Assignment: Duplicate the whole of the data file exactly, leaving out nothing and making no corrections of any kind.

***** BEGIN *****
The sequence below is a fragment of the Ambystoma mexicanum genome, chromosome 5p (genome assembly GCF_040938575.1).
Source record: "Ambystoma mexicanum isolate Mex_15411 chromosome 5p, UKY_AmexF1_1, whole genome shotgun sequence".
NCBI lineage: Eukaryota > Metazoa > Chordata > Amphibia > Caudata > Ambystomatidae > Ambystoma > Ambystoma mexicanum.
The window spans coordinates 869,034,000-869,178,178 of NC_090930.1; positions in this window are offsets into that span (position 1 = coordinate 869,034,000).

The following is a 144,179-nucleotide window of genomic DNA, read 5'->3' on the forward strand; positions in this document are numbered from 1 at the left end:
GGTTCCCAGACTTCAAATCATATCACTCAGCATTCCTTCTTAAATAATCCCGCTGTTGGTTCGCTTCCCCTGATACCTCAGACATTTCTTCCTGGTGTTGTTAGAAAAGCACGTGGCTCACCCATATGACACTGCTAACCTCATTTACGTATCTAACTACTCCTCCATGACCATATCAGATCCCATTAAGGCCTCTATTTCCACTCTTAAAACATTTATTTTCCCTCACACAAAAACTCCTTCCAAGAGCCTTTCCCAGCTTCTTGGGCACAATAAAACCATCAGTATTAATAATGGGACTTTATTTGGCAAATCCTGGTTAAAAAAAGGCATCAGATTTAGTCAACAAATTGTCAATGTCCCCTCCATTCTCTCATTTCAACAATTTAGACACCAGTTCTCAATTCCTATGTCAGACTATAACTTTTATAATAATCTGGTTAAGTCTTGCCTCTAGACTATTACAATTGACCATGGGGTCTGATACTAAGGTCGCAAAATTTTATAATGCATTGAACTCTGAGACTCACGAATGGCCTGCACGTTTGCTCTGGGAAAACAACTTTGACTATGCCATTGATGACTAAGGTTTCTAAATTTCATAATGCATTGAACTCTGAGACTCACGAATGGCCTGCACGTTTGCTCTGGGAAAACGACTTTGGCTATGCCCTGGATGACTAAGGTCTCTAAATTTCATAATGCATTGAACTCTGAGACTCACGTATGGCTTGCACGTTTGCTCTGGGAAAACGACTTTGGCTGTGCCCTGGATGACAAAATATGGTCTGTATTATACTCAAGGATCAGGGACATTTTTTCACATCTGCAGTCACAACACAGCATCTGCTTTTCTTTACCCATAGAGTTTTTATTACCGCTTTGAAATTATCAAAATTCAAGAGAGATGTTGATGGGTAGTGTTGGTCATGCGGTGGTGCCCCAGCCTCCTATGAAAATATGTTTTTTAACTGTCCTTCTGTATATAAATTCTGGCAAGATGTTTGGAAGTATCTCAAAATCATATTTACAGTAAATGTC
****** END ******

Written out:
The sequence below is a fragment of the Ambystoma mexicanum genome, chromosome 5p (genome assembly GCF_040938575.1).
Source record: "Ambystoma mexicanum isolate Mex_15411 chromosome 5p, UKY_AmexF1_1, whole genome shotgun sequence".
NCBI lineage: Eukaryota > Metazoa > Chordata > Amphibia > Caudata > Ambystomatidae > Ambystoma > Ambystoma mexicanum.
The window spans coordinates 869,034,000-869,178,178 of NC_090930.1; positions in this window are offsets into that span (position 1 = coordinate 869,034,000).

The following is a 144,179-nucleotide window of genomic DNA, read 5'->3' on the forward strand; positions in this document are numbered from 1 at the left end:
GGTTCCCAGACTTCAAATCATATCACTCAGCATTCCTTCTTAAATAATCCCGCTGTTGGTTCGCTTCCCCTGATACCTCAGACATTTCTTCCTGGTGTTGTTAGAAAAGCACGTGGCTCACCCATATGACACTGCTAACCTCATTTACGTATCTAACTACTCCTCCATGACCATATCAGATCCCATTAAGGCCTCTATTTCCACTCTTAAAACATTTATTTTCCCTCACACAAAAACTCCTTCCAAGAGCCTTTCCCAGCTTCTTGGGCACAATAAAACCATCAGTATTAATAATGGGACTTTATTTGGCAAATCCTGGTTAAAAAAAGGCATCAGATTTAGTCAACAAATTGTCAATGTCCCCTCCATTCTCTCATTTCAACAATTTAGACACCAGTTCTCAATTCCTATGTCAGACTATAACTTTTATAATAATCTGGTTAAGTCTTGCCTCTAGACTATTACAATTGACCATGGGGTCTGATACTAAGGTCGCAAAATTTTATAATGCATTGAACTCTGAGACTCACGAATGGCCTGCACGTTTGCTCTGGGAAAACAACTTTGACTATGCCATTGATGACTAAGGTTTCTAAATTTCATAATGCATTGAACTCTGAGACTCACGAATGGCCTGCACGTTTGCTCTGGGAAAACGACTTTGGCTATGCCCTGGATGACTAAGGTCTCTAAATTTCATAATGCATTGAACTCTGAGACTCACGTATGGCTTGCACGTTTGCTCTGGGAAAACGACTTTGGCTGTGCCCTGGATGACAAAATATGGTCTGTATTATACTCAAGGATCAGGGACATTTTTTCACATCTGCAGTCACAACACAGCATCTGCTTTTCTTTACCCATAGAGTTTTTATTACCGCTTTGAAATTATCAAAATTCAAGAGAGATGTTGATGGGTAGTGTTGGTCATGCGGTGGTGCCCCAGCCTCCTATGAAAATATGTTTTTTAACTGTCCTTCTGTATATAAATTCTGGCAAGATGTTTGGAAGTATCTCAAAATCATATTTACAGTAAATGTC